Understanding Yourself Is Key to Understanding Others

Park-in-the-fallI am an introvert. Both of my daughters, now grown, are extroverts. When the second was in her mid-teens, I was working very long hours. I would frequently come home, brain fried, and find her waiting to tell me all the things that had happened during her day. I would try to listen, but more often than not I did not have the energy to do so.

One evening, after a few minutes I apologized and told her I was really tired and needed to just sit and read. She was more hurt and confused than angry. She said, “Daddy, I do not understand. You listen to others all day long, but when you come home you do not want to listen to me.”

I felt bad, really bad. However, feeling bad did nothing to generate the energy needed to engage. I apologized again and she left the room. I did not understand what was the matter with me. Her statement was so reasonable.

It was during this time, quite by accident, that I became aware of the existence of natural and normal differences in how individuals perceive, process, assign meanings, and respond.

These differences are determined by the degree to which each is:

  • More extroverted or introverted
  • More literal or possible-meanings oriented when processing information
  • More thinking- or feeling-response oriented when making and communicating decisions as well as in experiencing emotions
  • More structured or open-ended in their approach to life events

The stronger an individual’s response orientation is toward one pole or the other on these dichotomies, the more likely the characteristics and traits known to be common for individuals with that orientation will be present. These differences are natural and normal, present at birth, identifiable at an early age, and do not change much across time.

An individual’s response process may be the same as or quite different from a parent, sibling, significant other, or child. A naturally extroverted parent, for instance, cannot get a naturally introverted child to become more extroverted any more than a naturally introverted parent can get a naturally extroverted child to be more introverted.

My efforts to get my extroverted children to be less talkative were about as successful as my extroverted children’s efforts to get me to be more talkative: close to nil. As best I can tell, the only change that has occurred across time has come from our accepting each other’s natures as a given and accommodating this difference whenever possible.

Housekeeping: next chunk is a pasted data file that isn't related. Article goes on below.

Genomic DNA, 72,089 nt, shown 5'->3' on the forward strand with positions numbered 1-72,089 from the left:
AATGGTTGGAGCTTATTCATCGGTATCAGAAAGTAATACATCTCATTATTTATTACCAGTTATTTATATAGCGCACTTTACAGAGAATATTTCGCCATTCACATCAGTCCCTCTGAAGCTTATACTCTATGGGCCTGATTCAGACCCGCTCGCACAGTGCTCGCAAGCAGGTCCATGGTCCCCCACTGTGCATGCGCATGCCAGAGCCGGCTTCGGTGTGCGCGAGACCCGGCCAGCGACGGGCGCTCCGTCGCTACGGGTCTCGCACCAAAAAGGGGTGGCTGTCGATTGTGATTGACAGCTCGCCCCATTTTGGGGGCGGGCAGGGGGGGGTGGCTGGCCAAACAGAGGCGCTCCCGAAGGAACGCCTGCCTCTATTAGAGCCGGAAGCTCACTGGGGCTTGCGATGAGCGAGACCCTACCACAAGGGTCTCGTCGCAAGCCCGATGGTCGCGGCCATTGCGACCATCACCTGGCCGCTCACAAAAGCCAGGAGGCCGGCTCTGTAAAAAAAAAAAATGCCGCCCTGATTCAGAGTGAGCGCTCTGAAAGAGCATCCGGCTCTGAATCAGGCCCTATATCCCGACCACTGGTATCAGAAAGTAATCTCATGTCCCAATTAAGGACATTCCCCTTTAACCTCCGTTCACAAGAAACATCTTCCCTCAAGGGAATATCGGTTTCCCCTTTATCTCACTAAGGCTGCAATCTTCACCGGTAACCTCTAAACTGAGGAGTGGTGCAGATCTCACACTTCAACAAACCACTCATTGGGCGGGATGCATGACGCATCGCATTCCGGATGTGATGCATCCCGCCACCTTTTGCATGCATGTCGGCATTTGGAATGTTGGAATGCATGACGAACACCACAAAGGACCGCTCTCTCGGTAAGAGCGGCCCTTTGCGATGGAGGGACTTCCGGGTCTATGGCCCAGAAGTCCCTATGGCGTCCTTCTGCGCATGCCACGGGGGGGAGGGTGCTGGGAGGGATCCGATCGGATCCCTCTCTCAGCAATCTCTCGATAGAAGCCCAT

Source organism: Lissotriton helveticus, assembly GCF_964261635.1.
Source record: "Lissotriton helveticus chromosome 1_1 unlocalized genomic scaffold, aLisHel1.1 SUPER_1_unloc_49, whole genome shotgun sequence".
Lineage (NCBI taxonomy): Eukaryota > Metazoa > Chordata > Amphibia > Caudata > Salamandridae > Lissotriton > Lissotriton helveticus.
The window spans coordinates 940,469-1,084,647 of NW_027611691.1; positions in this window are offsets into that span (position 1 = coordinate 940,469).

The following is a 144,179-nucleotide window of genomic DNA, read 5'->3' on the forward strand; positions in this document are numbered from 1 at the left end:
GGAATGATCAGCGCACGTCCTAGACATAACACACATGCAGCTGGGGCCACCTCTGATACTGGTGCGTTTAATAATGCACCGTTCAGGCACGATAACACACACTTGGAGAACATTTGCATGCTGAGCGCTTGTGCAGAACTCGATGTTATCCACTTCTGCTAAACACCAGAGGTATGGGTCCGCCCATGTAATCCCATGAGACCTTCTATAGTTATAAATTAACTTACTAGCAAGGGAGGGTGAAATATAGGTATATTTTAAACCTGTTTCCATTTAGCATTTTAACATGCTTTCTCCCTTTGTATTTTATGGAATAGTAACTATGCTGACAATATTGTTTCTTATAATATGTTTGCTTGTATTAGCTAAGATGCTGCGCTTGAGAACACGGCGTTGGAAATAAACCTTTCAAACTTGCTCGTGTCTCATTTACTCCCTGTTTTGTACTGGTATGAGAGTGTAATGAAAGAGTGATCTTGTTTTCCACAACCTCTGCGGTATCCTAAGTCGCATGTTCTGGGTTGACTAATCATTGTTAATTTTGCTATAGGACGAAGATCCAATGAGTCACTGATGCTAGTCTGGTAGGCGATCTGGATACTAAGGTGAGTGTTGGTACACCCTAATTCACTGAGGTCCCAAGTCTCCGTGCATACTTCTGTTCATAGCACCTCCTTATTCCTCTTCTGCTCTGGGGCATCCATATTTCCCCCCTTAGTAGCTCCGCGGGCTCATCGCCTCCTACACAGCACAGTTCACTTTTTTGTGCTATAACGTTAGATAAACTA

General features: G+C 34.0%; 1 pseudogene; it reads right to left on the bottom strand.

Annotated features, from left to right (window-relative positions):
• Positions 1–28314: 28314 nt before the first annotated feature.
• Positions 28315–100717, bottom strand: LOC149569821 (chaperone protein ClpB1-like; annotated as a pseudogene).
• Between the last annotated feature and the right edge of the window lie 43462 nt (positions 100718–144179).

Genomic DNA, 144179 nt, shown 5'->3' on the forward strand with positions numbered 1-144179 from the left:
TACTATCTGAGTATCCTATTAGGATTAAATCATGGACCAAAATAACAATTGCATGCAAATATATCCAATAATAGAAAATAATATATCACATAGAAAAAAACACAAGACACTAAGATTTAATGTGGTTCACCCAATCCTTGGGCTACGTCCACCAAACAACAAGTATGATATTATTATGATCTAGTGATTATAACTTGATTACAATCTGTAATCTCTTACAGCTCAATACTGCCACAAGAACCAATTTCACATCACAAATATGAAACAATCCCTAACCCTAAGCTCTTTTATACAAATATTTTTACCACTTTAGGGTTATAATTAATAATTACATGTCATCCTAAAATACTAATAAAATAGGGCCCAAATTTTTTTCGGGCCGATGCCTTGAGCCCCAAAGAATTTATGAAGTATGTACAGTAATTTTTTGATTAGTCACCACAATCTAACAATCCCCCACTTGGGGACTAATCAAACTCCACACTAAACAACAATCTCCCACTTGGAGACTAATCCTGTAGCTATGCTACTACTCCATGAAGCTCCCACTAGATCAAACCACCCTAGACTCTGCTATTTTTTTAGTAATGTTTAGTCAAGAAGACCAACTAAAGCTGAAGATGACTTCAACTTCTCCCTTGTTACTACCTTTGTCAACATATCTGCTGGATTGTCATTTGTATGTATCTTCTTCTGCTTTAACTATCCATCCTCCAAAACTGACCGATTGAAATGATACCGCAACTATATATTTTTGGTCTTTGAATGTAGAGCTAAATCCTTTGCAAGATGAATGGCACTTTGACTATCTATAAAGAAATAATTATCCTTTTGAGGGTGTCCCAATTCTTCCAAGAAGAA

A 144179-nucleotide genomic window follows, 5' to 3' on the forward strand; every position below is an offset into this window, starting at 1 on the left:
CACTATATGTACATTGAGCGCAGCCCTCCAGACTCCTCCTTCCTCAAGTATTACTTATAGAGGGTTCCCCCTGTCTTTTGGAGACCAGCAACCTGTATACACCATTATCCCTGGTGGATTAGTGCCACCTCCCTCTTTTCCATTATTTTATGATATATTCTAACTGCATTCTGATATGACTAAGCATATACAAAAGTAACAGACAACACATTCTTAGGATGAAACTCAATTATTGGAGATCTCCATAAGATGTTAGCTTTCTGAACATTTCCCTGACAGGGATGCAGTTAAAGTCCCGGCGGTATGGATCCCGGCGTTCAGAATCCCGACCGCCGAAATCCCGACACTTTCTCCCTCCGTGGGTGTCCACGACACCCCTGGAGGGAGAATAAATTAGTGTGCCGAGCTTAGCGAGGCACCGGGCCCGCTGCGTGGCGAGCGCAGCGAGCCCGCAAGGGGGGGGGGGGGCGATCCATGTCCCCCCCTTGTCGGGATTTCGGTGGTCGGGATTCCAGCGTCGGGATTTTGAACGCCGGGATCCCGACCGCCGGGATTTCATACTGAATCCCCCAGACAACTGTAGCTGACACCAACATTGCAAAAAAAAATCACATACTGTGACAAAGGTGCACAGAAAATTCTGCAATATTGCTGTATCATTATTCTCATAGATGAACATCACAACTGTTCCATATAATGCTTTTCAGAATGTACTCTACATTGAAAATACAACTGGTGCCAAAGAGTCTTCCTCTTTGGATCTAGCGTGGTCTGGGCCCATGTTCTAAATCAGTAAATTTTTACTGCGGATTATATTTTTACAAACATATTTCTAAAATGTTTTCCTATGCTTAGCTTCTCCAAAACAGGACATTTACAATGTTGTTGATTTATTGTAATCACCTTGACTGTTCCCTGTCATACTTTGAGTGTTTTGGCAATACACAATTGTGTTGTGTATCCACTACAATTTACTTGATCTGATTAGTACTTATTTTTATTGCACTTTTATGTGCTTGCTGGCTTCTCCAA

A number of misperceptions exist regarding the meaning of these differences in response orientations.

Extroverts, for example, tend to view introverts as quiet, shy, withdrawn, maybe depressed, or antisocial, withholding, self-centered, or uninvolved. Introverts tend to view extroverts as talkative, sociable, and friendly, or noisy, needy, intrusive, and either unable or unwilling to listen.

These assumptions regarding the meaning of these response behaviors are usually inaccurate.

Extroverts, in fact:

  • Are energized by interactions with others
  • Have immediate access to words required to express what they are thinking and feeling
  • Feel connected to self and others when talking about their thoughts and feelings
  • Require external affirmations to feel internally grounded
  • Think out loud. Hearing themselves express their thoughts helps ground them with those thoughts. If no one is available to talk to, they may talk out loud alone to accomplish this end.
  • May experience a loss of connection to self and others if required to listen beyond a certain point without speaking. When this happens, they may interrupt in order to get that connection back.

Introverts, on the other hand: